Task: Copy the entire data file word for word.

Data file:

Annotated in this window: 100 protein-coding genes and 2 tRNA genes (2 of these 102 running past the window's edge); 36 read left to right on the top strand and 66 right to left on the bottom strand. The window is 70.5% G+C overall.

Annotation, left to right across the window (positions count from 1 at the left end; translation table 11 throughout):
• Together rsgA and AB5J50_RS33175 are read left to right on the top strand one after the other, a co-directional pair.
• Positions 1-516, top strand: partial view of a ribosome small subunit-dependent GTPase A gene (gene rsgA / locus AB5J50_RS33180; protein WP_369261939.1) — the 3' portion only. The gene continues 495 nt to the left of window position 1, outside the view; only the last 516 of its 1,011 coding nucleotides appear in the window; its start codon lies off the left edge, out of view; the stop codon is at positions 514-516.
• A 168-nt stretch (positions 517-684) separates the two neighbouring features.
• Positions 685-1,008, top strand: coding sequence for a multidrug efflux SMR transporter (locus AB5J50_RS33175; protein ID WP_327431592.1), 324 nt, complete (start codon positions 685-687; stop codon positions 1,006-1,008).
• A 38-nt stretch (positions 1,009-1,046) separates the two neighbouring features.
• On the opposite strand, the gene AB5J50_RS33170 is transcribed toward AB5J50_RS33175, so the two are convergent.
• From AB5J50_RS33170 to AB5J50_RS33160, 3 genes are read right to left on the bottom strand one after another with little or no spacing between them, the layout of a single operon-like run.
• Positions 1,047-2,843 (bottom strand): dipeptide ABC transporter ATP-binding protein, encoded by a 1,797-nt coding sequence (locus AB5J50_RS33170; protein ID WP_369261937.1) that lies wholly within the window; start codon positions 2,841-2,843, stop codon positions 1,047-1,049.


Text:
Annotated in this window: 100 protein-coding genes and 2 tRNA genes (2 of these 102 running past the window's edge); 36 read left to right on the top strand and 66 right to left on the bottom strand. The window is 70.5% G+C overall.

Annotation, left to right across the window (positions count from 1 at the left end; translation table 11 throughout):
• Together rsgA and AB5J50_RS33175 are read left to right on the top strand one after the other, a co-directional pair.
• Positions 1-516, top strand: partial view of a ribosome small subunit-dependent GTPase A gene (gene rsgA / locus AB5J50_RS33180; protein WP_369261939.1) — the 3' portion only. The gene continues 495 nt to the left of window position 1, outside the view; only the last 516 of its 1,011 coding nucleotides appear in the window; its start codon lies off the left edge, out of view; the stop codon is at positions 514-516.
• A 168-nt stretch (positions 517-684) separates the two neighbouring features.
• Positions 685-1,008, top strand: coding sequence for a multidrug efflux SMR transporter (locus AB5J50_RS33175; protein ID WP_327431592.1), 324 nt, complete (start codon positions 685-687; stop codon positions 1,006-1,008).
• A 38-nt stretch (positions 1,009-1,046) separates the two neighbouring features.
• On the opposite strand, the gene AB5J50_RS33170 is transcribed toward AB5J50_RS33175, so the two are convergent.
• From AB5J50_RS33170 to AB5J50_RS33160, 3 genes are read right to left on the bottom strand one after another with little or no spacing between them, the layout of a single operon-like run.
• Positions 1,047-2,843 (bottom strand): dipeptide ABC transporter ATP-binding protein, encoded by a 1,797-nt coding sequence (locus AB5J50_RS33170; protein ID WP_369261937.1) that lies wholly within the window; start codon positions 2,841-2,843, stop codon positions 1,047-1,049.